5 History

Until 1994 conscription was enforced. Because of escalating conflict in the region (civil wars in El Salvador, Guatemala and Nicaragua) and the increasing need for recruits into the Honduras armed force, forced recruitment became more frequent in the 1980s. Legislation stipulated that conscripts must first receive a call-up notice, after which a municipal committee had to select the necessary needed recruits. In practice the armed forces used other recruitment methods. [4] [8]

Youths were often press-ganged in such public places as restaurants, town centres, places of entertainment, buses and outside workplaces and schools. Military patrols asked for military identity cards and, if unavailable, the youths concerned were recruited and taken to military barracks. Young men who could prove that they were students, or whose families could buy them out, could be able to forestall recruitment.

The poor people were particulartly singled out for forced recruitment as recruitment drives usually took place in the countryside or the crowded parts of cities.

Although the legal recruitment age was 18, during recruitment drives young men were often not asked for birth certificates; their age was assessed in accordance with their size, which meant many minors were apt to get recruited.

6 Annual statistics

The armed forces comprise 18,800 troops - about 0.30 percent of the population. [14]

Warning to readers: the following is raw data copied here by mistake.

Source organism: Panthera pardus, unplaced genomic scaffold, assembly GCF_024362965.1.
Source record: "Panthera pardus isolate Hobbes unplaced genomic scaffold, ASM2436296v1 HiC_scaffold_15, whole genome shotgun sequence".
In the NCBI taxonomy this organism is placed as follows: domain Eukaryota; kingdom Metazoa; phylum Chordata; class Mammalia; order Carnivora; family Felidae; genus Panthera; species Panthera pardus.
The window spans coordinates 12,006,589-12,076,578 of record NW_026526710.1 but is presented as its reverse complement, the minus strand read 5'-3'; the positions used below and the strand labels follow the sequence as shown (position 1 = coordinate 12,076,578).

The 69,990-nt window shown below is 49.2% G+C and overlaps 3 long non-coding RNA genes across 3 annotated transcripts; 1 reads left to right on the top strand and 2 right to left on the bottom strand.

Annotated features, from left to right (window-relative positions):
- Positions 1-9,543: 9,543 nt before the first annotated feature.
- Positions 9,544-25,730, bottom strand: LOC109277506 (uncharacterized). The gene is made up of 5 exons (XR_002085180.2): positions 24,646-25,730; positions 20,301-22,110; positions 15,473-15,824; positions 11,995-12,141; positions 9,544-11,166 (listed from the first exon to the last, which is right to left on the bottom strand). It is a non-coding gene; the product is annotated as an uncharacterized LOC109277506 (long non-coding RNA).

[1] González, J. 1996. Objeci--n de conciencia en Centroamérica. KEM-MOC, Bilbao. [2] MOC-Honduras 1997. Response to CONCODOC enquiry, November 1997. [3] NISBCO 1996. Democracy or deception? The Future of Military Service in Honduras. NISBCO, Washington DC. [4] SPS Honduras 1996 Under age soldiers - the case of Honduras. Case study for the UN Study on the impact of armed conflict on children. [5] NISBCO 1996. Hondurans prepare for renewed struggle over military service. NISBCO, Washington DC, 21 March 1996. [6] MCC-Honduras 1995. Honduras Mennonites vs. Draft, MCC, 25 April 1995. [7] Maldonado, Carlos 1997. 'Zur Entwicklung von Wehrdienst und Kriegsdienstverweigerung in Lateinamerika', in: KDV im Krieg, 5/1997. Connection e.V., Offenbach. [8] US Library of Congress 1993. Honduras - a country study, Area Handbooks, State Department, Washington DC. [9] DIRB, 10 March 1995. [10] DIRB, 28 June 1996. [11] DIRB, 17 July 1995. [12] DIRB, 25 January 1996. [13] DIRB 1997. Honduras: Changes in the armed forces, DIRB, Ottawa. [14] Institute for Strategic Studies 1997. Military Balance 1997/98. ISS, London.